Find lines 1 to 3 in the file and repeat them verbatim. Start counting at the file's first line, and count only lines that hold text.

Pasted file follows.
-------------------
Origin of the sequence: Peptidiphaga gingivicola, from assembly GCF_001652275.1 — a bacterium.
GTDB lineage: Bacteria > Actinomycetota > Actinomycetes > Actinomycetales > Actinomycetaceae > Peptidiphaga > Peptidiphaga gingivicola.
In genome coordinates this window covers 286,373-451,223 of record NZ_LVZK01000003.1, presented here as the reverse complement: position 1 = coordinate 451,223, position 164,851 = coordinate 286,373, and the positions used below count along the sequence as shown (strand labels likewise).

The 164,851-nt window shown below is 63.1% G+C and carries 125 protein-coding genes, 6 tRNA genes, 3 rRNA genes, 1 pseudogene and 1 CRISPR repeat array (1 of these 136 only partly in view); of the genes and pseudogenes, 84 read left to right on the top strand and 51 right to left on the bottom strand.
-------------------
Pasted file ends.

Origin of the sequence: Peptidiphaga gingivicola, from assembly GCF_001652275.1 — a bacterium.
GTDB lineage: Bacteria > Actinomycetota > Actinomycetes > Actinomycetales > Actinomycetaceae > Peptidiphaga > Peptidiphaga gingivicola.
In genome coordinates this window covers 286,373-451,223 of record NZ_LVZK01000003.1, presented here as the reverse complement: position 1 = coordinate 451,223, position 164,851 = coordinate 286,373, and the positions used below count along the sequence as shown (strand labels likewise).